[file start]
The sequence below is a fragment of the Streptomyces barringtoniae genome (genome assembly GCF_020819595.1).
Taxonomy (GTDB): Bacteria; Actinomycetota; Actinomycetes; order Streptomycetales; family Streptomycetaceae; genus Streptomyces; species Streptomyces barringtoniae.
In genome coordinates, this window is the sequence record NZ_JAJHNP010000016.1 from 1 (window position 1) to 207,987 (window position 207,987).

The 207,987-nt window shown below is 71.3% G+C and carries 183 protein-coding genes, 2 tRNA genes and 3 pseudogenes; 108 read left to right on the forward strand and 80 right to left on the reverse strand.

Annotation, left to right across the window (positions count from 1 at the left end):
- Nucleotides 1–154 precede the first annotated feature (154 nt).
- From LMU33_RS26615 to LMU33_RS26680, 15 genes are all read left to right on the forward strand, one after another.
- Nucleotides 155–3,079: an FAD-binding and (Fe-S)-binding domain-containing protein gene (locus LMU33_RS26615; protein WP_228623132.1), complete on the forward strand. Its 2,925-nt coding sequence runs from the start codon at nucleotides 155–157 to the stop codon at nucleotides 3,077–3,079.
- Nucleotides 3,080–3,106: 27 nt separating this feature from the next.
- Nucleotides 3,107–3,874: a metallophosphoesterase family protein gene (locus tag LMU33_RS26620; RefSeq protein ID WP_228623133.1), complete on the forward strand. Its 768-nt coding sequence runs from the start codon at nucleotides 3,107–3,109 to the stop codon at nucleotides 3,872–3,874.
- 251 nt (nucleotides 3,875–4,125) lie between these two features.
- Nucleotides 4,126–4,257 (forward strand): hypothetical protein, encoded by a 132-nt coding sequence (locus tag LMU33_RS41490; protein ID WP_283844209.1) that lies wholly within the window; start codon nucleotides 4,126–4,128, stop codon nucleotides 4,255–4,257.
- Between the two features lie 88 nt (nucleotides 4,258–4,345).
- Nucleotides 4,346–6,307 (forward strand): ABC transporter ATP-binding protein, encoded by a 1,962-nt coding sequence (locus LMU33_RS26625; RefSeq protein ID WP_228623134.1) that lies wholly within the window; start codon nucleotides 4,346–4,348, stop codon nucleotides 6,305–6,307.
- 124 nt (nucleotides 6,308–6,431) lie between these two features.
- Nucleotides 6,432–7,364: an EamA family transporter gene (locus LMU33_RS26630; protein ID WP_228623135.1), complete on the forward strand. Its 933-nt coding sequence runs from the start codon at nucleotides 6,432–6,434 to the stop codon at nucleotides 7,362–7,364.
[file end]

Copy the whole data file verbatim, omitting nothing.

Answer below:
The sequence below is a fragment of the Streptomyces barringtoniae genome (genome assembly GCF_020819595.1).
Taxonomy (GTDB): Bacteria; Actinomycetota; Actinomycetes; order Streptomycetales; family Streptomycetaceae; genus Streptomyces; species Streptomyces barringtoniae.
In genome coordinates, this window is the sequence record NZ_JAJHNP010000016.1 from 1 (window position 1) to 207,987 (window position 207,987).

The 207,987-nt window shown below is 71.3% G+C and carries 183 protein-coding genes, 2 tRNA genes and 3 pseudogenes; 108 read left to right on the forward strand and 80 right to left on the reverse strand.

Annotation, left to right across the window (positions count from 1 at the left end):
- Nucleotides 1–154 precede the first annotated feature (154 nt).
- From LMU33_RS26615 to LMU33_RS26680, 15 genes are all read left to right on the forward strand, one after another.
- Nucleotides 155–3,079: an FAD-binding and (Fe-S)-binding domain-containing protein gene (locus LMU33_RS26615; protein WP_228623132.1), complete on the forward strand. Its 2,925-nt coding sequence runs from the start codon at nucleotides 155–157 to the stop codon at nucleotides 3,077–3,079.
- Nucleotides 3,080–3,106: 27 nt separating this feature from the next.
- Nucleotides 3,107–3,874: a metallophosphoesterase family protein gene (locus tag LMU33_RS26620; RefSeq protein ID WP_228623133.1), complete on the forward strand. Its 768-nt coding sequence runs from the start codon at nucleotides 3,107–3,109 to the stop codon at nucleotides 3,872–3,874.
- 251 nt (nucleotides 3,875–4,125) lie between these two features.
- Nucleotides 4,126–4,257 (forward strand): hypothetical protein, encoded by a 132-nt coding sequence (locus tag LMU33_RS41490; protein ID WP_283844209.1) that lies wholly within the window; start codon nucleotides 4,126–4,128, stop codon nucleotides 4,255–4,257.
- Between the two features lie 88 nt (nucleotides 4,258–4,345).
- Nucleotides 4,346–6,307 (forward strand): ABC transporter ATP-binding protein, encoded by a 1,962-nt coding sequence (locus LMU33_RS26625; RefSeq protein ID WP_228623134.1) that lies wholly within the window; start codon nucleotides 4,346–4,348, stop codon nucleotides 6,305–6,307.
- 124 nt (nucleotides 6,308–6,431) lie between these two features.
- Nucleotides 6,432–7,364: an EamA family transporter gene (locus LMU33_RS26630; protein ID WP_228623135.1), complete on the forward strand. Its 933-nt coding sequence runs from the start codon at nucleotides 6,432–6,434 to the stop codon at nucleotides 7,362–7,364.